New Yorkers are constantly moving, focused on getting from Point A to Point B. We are so accustomed to walking that we neglect the many opportunities Manhattan presents us for sitting. This weekend, set aside some time to slow down and take a seat. Here are some unique city benches for relaxing, reading, or simply enjoying the view. You can also check out a map of our bench route here!
10. Grant’s Tomb
Grant’s Tomb in Morningside Heights is a presidential memorial overlooking the Hudson River. The monument is flanked by 17 colorful mosaic benches that compose a public art project called “The Rolling Bench.” Designed by artist Pedro Silva and architect Phillip Danzig, this disjointed sculpture was created by hundreds of children over a three-year period. Originally assembled in 1972, the benches pose a shocking contrast to the neoclassical tomb. They are reminiscent of Gaudí’s mosaic benches in Barcelona’s Park Güell.
9. Riverside Park South
Benches with stunning views of the Hudson River stretch endlessly down the Upper West Side. A particularly notable stopping point is the refurbished Riverside Park South. The park is situated along a strip of shoreline that stretches from 72nd Street to 59th Street; the area was formerly the rail yards of the Penn Central railroad company. In redesigning the landscape, architects saw an opportunity to create innovative and unique designs— even with the seating! Read more about the Manhattan Waterfront Greenway.
8. Federal Plaza (Demolished)
For a period of time, these fun benches sat in front of Federal Plaza, where the Jacob K. Javits Federal Office Building and Court of International Trade is. These benches by Martha Schwartz were based upon the classic design of the Central Park benches, but they take on a much more whimsical shape. From above, the plaza looks almost alien. [Update: Unfortunately, this installation has been demolished]
Chelsea’s High Line is an incredibly popular place for strolling and walking. When you need a break, the High Line is also home to a handful of cool seating options. Its sleek wooden benches are great for lounging, lying down, and soaking up the city views.
6. Garden at St. Luke in the Fields
In the heart of the West Village is Manhattan’s version of a secret garden. The Garden at St. Luke in the Fields is open daily from 8 am until dusk and serves as a quiet refuge for New Yorkers. The garden is almost a full acre of walks, lawns, and benches. Pets and cellphones are disallowed here, which makes for the perfect reading and thinking getaway.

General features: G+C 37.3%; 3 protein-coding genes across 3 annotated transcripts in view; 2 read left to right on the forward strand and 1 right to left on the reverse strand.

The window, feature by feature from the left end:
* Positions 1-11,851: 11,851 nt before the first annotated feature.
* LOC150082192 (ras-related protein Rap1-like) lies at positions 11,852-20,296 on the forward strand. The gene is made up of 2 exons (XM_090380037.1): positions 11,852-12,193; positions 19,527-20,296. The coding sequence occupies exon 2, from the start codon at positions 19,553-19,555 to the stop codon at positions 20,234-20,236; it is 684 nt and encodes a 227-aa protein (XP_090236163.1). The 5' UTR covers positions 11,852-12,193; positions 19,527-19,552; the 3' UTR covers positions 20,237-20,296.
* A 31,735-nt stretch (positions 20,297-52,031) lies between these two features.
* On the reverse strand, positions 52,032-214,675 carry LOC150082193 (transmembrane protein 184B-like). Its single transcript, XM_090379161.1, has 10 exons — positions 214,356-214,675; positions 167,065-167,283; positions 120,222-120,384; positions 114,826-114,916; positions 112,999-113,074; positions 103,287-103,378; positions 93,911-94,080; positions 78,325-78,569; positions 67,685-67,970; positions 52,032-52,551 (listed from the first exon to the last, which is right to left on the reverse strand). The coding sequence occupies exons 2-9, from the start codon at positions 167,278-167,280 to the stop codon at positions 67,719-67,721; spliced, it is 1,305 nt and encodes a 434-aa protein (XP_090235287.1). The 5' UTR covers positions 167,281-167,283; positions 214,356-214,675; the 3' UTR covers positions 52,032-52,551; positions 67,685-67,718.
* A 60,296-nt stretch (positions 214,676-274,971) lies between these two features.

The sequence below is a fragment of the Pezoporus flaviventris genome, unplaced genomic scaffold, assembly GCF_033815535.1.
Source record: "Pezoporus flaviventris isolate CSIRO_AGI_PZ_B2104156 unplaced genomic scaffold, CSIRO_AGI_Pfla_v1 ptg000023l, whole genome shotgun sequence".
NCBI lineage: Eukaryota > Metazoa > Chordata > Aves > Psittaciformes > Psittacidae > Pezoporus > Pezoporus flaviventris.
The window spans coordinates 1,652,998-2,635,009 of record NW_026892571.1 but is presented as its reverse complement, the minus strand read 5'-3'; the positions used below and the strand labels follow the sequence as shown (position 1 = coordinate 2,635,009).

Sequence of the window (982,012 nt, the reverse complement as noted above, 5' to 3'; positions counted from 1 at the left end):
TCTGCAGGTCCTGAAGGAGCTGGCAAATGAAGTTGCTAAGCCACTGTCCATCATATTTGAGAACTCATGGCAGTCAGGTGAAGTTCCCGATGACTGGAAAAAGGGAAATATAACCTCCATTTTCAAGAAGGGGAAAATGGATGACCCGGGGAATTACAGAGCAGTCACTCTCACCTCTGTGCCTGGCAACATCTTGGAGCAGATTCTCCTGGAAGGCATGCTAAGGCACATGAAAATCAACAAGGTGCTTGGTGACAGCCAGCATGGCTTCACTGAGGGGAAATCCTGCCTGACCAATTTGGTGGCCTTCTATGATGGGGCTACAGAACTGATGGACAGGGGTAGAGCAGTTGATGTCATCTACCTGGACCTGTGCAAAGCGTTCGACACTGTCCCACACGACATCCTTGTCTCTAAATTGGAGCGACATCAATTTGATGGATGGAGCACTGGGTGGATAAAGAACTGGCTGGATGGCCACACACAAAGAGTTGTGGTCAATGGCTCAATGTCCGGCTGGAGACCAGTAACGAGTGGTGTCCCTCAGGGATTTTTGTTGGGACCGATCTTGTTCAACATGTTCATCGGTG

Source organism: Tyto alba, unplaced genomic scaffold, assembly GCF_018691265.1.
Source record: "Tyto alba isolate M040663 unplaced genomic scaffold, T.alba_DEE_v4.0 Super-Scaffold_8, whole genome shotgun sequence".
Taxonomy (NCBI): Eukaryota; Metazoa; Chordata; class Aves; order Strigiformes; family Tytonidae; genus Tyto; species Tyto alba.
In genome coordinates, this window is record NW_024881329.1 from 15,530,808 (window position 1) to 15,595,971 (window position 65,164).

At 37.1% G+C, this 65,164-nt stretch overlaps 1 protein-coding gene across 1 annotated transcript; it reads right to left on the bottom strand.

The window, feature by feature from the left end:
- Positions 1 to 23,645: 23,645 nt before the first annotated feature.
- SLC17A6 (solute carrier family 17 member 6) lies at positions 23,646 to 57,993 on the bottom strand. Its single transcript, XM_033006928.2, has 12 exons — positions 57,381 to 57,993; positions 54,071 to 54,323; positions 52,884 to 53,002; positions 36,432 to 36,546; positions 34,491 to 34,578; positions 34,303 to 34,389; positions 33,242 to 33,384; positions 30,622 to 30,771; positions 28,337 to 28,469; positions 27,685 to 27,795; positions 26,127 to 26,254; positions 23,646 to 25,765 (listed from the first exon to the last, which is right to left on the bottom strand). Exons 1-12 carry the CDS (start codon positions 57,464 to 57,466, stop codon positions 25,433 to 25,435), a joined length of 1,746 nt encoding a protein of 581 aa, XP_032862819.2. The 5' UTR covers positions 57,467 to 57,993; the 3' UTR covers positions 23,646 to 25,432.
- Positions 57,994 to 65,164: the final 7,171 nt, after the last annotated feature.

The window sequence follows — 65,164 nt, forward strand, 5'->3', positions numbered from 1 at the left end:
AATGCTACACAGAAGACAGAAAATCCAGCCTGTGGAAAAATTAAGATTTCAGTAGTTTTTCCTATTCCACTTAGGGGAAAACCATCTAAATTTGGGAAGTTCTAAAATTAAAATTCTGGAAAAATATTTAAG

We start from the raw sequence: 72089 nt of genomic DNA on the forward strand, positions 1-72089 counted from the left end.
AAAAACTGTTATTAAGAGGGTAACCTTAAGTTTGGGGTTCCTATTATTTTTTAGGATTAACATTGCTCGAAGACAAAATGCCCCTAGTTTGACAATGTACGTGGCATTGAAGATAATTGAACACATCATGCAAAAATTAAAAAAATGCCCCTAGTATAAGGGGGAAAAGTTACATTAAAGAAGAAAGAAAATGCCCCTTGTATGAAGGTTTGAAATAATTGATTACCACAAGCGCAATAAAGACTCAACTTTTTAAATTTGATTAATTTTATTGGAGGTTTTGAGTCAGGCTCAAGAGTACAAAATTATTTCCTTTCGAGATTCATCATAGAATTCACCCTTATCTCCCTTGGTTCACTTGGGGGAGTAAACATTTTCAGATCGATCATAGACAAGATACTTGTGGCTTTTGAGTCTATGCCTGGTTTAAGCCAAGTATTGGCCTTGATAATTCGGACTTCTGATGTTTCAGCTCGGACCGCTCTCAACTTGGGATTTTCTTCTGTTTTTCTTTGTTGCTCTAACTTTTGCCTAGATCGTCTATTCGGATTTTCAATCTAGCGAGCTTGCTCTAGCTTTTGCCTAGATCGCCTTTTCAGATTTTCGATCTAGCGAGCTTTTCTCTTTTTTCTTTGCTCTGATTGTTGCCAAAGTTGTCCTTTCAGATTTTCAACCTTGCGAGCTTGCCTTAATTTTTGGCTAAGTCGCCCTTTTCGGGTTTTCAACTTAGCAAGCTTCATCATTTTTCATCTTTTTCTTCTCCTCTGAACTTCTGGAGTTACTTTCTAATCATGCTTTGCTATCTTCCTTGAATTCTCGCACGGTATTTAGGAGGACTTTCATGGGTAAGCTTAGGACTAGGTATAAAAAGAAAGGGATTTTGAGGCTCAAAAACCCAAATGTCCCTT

4. Peter Minuit Plaza
If you find yourself en route to Staten Island, or simply exploring the southern tip of Manhattan, take a moment to sit on a zipper bench in the Peter Minuit Plaza. This plaza is just outside the Staten Island Ferry Terminal and was recently renovated. The new skateboard-proof benches begin as two benches facing opposite directions that ultimately zip-up and merge into one surface.
3. Sutton Place
Next, head over to the East River where the classic bench-scene in Woody Allen’s film Manhattan was shot. While the bench from the actual movie was removed, there are copious substitutes. On East 57th Street, a small alcove of benches allows you a quiet space to admire the water and the Queensboro Bridge. Several places along the river offer this great view, but this obscure spot on 57th is easily overlooked and frequently empty.
2. 77 East 77th St.
A walk uptown will land you beside a bizarrely oversized and curvy bench on East 77th Street. This bench is awkwardly giant and feels out of place amongst the neatly organized Upper East Side. Interestingly enough, you can’t actually sit down here! A small plaque beneath the bench reads: “ARTWORK. PLEASE DO NOT SIT.” Read more about Manhattan’s outdoor art scene.
1. Central Park
Lastly, Central Park is full of beautiful places to sit. In fact, Central Park has more than 6,000 benches that can be adopted as a memorial or a gift. One particular spot is a small, wooden gazebo with curved benches on The Lake. The small, wooden gazebo sits at the center of The Lake and is accessible from the 72nd Street entrance on the west side.
If you have a favorite bench to share, check out Street Seats, a project dedicated to documenting the seats and benches of our city!